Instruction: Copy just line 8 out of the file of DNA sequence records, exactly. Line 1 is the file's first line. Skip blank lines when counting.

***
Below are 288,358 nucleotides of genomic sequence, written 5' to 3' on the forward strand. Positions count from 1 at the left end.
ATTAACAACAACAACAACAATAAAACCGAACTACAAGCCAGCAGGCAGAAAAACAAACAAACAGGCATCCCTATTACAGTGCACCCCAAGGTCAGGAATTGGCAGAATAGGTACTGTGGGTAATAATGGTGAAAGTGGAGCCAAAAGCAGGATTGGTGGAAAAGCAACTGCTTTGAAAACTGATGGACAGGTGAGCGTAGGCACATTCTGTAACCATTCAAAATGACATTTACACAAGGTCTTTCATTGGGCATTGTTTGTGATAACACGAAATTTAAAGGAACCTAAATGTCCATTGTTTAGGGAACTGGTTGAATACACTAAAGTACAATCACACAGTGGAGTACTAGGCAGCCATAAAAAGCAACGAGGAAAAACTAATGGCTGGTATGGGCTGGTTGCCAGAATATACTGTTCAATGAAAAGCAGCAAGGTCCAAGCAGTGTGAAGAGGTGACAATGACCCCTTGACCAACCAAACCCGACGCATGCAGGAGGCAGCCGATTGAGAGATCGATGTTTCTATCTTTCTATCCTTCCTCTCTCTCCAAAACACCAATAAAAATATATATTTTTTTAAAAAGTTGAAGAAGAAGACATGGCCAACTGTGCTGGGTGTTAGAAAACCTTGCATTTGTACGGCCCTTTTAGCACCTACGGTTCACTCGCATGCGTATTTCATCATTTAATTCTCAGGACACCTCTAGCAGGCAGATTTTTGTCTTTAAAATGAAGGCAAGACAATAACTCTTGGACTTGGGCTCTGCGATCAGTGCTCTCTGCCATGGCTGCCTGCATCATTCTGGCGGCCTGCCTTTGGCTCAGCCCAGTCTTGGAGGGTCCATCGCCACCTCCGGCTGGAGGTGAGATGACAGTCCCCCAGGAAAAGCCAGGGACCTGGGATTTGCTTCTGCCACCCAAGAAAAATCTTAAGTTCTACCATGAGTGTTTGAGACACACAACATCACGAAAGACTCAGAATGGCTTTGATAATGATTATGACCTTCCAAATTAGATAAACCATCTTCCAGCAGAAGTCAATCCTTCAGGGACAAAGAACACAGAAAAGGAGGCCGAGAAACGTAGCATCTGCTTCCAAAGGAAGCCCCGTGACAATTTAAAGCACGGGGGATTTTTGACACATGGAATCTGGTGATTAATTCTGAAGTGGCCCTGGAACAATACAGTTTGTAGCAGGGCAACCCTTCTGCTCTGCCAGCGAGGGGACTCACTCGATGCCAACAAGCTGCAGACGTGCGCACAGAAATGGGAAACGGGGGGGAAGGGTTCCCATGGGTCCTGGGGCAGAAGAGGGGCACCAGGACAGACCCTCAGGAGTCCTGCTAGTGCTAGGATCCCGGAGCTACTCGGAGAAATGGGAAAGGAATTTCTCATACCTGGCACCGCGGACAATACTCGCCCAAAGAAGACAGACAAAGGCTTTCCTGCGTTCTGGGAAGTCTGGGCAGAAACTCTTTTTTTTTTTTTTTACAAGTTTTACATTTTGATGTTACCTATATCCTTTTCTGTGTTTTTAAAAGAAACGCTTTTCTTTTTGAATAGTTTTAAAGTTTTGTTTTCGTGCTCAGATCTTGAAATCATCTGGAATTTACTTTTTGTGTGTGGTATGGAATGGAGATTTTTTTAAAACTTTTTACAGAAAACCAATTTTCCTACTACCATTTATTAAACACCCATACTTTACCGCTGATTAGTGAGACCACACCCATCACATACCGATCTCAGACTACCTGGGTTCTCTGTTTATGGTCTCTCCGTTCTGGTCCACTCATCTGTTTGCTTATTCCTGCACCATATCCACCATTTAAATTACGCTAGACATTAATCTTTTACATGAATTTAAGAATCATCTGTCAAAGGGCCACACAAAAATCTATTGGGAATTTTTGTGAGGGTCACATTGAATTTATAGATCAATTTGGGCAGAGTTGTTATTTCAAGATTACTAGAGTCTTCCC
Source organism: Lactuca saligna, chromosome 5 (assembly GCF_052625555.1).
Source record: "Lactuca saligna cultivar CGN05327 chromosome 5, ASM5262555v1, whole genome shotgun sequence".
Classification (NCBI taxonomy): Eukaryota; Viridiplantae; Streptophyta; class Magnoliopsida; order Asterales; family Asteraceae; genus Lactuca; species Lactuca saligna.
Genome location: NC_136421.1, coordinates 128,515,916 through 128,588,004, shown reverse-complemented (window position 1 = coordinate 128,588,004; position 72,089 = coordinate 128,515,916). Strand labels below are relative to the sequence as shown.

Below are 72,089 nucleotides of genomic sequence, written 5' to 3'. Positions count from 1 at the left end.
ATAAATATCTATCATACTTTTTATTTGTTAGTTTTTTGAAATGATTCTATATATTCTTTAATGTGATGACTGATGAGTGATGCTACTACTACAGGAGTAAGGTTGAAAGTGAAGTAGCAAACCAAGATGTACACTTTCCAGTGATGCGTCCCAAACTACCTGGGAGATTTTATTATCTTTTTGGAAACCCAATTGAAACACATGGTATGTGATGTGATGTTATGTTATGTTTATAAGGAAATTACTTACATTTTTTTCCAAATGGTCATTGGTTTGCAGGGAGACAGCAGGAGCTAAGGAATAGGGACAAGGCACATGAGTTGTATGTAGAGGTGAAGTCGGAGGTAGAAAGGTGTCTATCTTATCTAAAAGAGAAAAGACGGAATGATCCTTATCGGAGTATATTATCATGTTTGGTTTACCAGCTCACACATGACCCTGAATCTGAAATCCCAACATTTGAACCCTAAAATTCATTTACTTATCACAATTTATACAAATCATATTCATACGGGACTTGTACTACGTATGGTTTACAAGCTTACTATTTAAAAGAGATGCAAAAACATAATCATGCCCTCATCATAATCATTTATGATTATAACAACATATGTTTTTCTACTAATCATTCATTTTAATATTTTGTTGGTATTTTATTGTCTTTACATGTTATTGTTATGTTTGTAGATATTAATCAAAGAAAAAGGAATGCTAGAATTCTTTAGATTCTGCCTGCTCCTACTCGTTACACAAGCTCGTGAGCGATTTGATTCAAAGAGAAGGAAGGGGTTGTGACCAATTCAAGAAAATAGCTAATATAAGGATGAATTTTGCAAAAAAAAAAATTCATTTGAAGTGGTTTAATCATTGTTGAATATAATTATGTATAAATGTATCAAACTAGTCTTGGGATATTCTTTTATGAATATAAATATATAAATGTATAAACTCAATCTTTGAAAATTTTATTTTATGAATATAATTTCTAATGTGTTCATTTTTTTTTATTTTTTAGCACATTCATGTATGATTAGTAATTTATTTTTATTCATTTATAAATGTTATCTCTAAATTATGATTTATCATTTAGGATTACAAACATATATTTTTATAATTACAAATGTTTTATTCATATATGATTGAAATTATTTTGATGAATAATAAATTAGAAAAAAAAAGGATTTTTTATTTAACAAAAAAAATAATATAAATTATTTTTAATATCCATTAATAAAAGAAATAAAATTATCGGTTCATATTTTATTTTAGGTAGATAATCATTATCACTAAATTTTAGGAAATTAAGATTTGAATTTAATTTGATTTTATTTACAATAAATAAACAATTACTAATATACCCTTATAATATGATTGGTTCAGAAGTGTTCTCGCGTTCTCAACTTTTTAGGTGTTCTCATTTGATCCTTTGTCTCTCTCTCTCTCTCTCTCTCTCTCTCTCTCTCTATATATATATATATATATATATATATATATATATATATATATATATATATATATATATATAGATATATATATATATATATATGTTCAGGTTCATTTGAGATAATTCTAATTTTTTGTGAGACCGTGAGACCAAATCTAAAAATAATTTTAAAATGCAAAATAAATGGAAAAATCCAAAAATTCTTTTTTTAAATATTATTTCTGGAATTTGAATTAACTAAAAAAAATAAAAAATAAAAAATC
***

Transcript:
ATAAATATCTATCATACTTTTTATTTGTTAGTTTTTTGAAATGATTCTATATATTCTTTAATGTGATGACTGATGAGTGATGCTACTACTACAGGAGTAAGGTTGAAAGTGAAGTAGCAAACCAAGATGTACACTTTCCAGTGATGCGTCCCAAACTACCTGGGAGATTTTATTATCTTTTTGGAAACCCAATTGAAACACATGGTATGTGATGTGATGTTATGTTATGTTTATAAGGAAATTACTTACATTTTTTTCCAAATGGTCATTGGTTTGCAGGGAGACAGCAGGAGCTAAGGAATAGGGACAAGGCACATGAGTTGTATGTAGAGGTGAAGTCGGAGGTAGAAAGGTGTCTATCTTATCTAAAAGAGAAAAGACGGAATGATCCTTATCGGAGTATATTATCATGTTTGGTTTACCAGCTCACACATGACCCTGAATCTGAAATCCCAACATTTGAACCCTAAAATTCATTTACTTATCACAATTTATACAAATCATATTCATACGGGACTTGTACTACGTATGGTTTACAAGCTTACTATTTAAAAGAGATGCAAAAACATAATCATGCCCTCATCATAATCATTTATGATTATAACAACATATGTTTTTCTACTAATCATTCATTTTAATATTTTGTTGGTATTTTATTGTCTTTACATGTTATTGTTATGTTTGTAGATATTAATCAAAGAAAAAGGAATGCTAGAATTCTTTAGATTCTGCCTGCTCCTACTCGTTACACAAGCTCGTGAGCGATTTGATTCAAAGAGAAGGAAGGGGTTGTGACCAATTCAAGAAAATAGCTAATATAAGGATGAATTTTGCAAAAAAAAAAATTCATTTGAAGTGGTTTAATCATTGTTGAATATAATTATGTATAAATGTATCAAACTAGTCTTGGGATATTCTTTTATGAATATAAATATATAAATGTATAAACTCAATCTTTGAAAATTTTATTTTATGAATATAATTTCTAATGTGTTCATTTTTTTTTATTTTTTAGCACATTCATGTATGATTAGTAATTTATTTTTATTCATTTATAAATGTTATCTCTAAATTATGATTTATCATTTAGGATTACAAACATATATTTTTATAATTACAAATGTTTTATTCATATATGATTGAAATTATTTTGATGAATAATAAATTAGAAAAAAAAAGGATTTTTTATTTAACAAAAAAAATAATATAAATTATTTTTAATATCCATTAATAAAAGAAATAAAATTATCGGTTCATATTTTATTTTAGGTAGATAATCATTATCACTAAATTTTAGGAAATTAAGATTTGAATTTAATTTGATTTTATTTACAATAAATAAACAATTACTAATATACCCTTATAATATGATTGGTTCAGAAGTGTTCTCGCGTTCTCAACTTTTTAGGTGTTCTCATTTGATCCTTTGTCTCTCTCTCTCTCTCTCTCTCTCTCTCTCTCTCTATATATATATATATATATATATATATATATATATATATATATATATATATATATATATATAGATATATATATATATATATATGTTCAGGTTCATTTGAGATAATTCTAATTTTTTGTGAGACCGTGAGACCAAATCTAAAAATAATTTTAAAATGCAAAATAAATGGAAAAATCCAAAAATTCTTTTTTTAAATATTATTTCTGGAATTTGAATTAACTAAAAAAAATAAAAAATAAAAAATC